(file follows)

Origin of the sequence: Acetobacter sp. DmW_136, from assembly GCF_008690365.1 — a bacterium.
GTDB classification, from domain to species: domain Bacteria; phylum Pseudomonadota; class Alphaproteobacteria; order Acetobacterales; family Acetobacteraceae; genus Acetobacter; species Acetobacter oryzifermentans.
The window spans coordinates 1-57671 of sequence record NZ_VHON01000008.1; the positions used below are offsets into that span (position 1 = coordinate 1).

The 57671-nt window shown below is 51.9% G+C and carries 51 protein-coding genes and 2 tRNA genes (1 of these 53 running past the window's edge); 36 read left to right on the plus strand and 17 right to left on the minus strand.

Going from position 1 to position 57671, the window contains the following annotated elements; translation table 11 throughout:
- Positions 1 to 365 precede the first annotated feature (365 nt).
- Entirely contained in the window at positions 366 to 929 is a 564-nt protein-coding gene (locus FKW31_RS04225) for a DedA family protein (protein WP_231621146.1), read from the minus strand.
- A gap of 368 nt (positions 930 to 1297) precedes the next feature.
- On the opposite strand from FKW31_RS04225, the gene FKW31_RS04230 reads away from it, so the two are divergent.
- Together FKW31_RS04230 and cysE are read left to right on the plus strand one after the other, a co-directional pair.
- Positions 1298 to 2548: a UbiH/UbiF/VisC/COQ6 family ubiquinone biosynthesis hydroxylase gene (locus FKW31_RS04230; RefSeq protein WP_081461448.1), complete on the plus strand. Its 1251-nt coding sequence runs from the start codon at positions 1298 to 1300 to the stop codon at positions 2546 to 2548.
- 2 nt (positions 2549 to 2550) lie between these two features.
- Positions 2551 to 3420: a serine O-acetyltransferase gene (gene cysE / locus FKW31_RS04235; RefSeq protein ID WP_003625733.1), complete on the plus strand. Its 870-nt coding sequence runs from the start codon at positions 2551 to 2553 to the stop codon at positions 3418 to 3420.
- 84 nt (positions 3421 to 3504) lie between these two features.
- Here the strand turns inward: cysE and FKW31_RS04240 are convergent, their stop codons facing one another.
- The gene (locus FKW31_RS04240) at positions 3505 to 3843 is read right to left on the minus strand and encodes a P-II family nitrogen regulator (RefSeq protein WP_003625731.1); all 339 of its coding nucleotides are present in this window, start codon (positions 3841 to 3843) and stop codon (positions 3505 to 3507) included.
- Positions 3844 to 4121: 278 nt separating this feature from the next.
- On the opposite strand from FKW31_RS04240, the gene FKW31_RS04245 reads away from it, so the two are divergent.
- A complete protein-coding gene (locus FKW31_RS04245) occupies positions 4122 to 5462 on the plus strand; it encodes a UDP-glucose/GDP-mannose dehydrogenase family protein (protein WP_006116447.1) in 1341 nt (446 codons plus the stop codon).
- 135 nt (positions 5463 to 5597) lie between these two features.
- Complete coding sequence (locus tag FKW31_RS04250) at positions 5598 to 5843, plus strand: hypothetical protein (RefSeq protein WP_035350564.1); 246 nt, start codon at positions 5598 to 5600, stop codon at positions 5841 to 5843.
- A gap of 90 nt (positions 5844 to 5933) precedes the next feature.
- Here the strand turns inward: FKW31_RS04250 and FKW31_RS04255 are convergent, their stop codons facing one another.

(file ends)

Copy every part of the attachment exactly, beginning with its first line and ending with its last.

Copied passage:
Origin of the sequence: Acetobacter sp. DmW_136, from assembly GCF_008690365.1 — a bacterium.
GTDB classification, from domain to species: domain Bacteria; phylum Pseudomonadota; class Alphaproteobacteria; order Acetobacterales; family Acetobacteraceae; genus Acetobacter; species Acetobacter oryzifermentans.
The window spans coordinates 1-57671 of sequence record NZ_VHON01000008.1; the positions used below are offsets into that span (position 1 = coordinate 1).

The 57671-nt window shown below is 51.9% G+C and carries 51 protein-coding genes and 2 tRNA genes (1 of these 53 running past the window's edge); 36 read left to right on the plus strand and 17 right to left on the minus strand.

Going from position 1 to position 57671, the window contains the following annotated elements; translation table 11 throughout:
- Positions 1 to 365 precede the first annotated feature (365 nt).
- Entirely contained in the window at positions 366 to 929 is a 564-nt protein-coding gene (locus FKW31_RS04225) for a DedA family protein (protein WP_231621146.1), read from the minus strand.
- A gap of 368 nt (positions 930 to 1297) precedes the next feature.
- On the opposite strand from FKW31_RS04225, the gene FKW31_RS04230 reads away from it, so the two are divergent.
- Together FKW31_RS04230 and cysE are read left to right on the plus strand one after the other, a co-directional pair.
- Positions 1298 to 2548: a UbiH/UbiF/VisC/COQ6 family ubiquinone biosynthesis hydroxylase gene (locus FKW31_RS04230; RefSeq protein WP_081461448.1), complete on the plus strand. Its 1251-nt coding sequence runs from the start codon at positions 1298 to 1300 to the stop codon at positions 2546 to 2548.
- 2 nt (positions 2549 to 2550) lie between these two features.
- Positions 2551 to 3420: a serine O-acetyltransferase gene (gene cysE / locus FKW31_RS04235; RefSeq protein ID WP_003625733.1), complete on the plus strand. Its 870-nt coding sequence runs from the start codon at positions 2551 to 2553 to the stop codon at positions 3418 to 3420.
- 84 nt (positions 3421 to 3504) lie between these two features.
- Here the strand turns inward: cysE and FKW31_RS04240 are convergent, their stop codons facing one another.
- The gene (locus FKW31_RS04240) at positions 3505 to 3843 is read right to left on the minus strand and encodes a P-II family nitrogen regulator (RefSeq protein WP_003625731.1); all 339 of its coding nucleotides are present in this window, start codon (positions 3841 to 3843) and stop codon (positions 3505 to 3507) included.
- Positions 3844 to 4121: 278 nt separating this feature from the next.
- On the opposite strand from FKW31_RS04240, the gene FKW31_RS04245 reads away from it, so the two are divergent.
- A complete protein-coding gene (locus FKW31_RS04245) occupies positions 4122 to 5462 on the plus strand; it encodes a UDP-glucose/GDP-mannose dehydrogenase family protein (protein WP_006116447.1) in 1341 nt (446 codons plus the stop codon).
- 135 nt (positions 5463 to 5597) lie between these two features.
- Complete coding sequence (locus tag FKW31_RS04250) at positions 5598 to 5843, plus strand: hypothetical protein (RefSeq protein WP_035350564.1); 246 nt, start codon at positions 5598 to 5600, stop codon at positions 5841 to 5843.
- A gap of 90 nt (positions 5844 to 5933) precedes the next feature.
- Here the strand turns inward: FKW31_RS04250 and FKW31_RS04255 are convergent, their stop codons facing one another.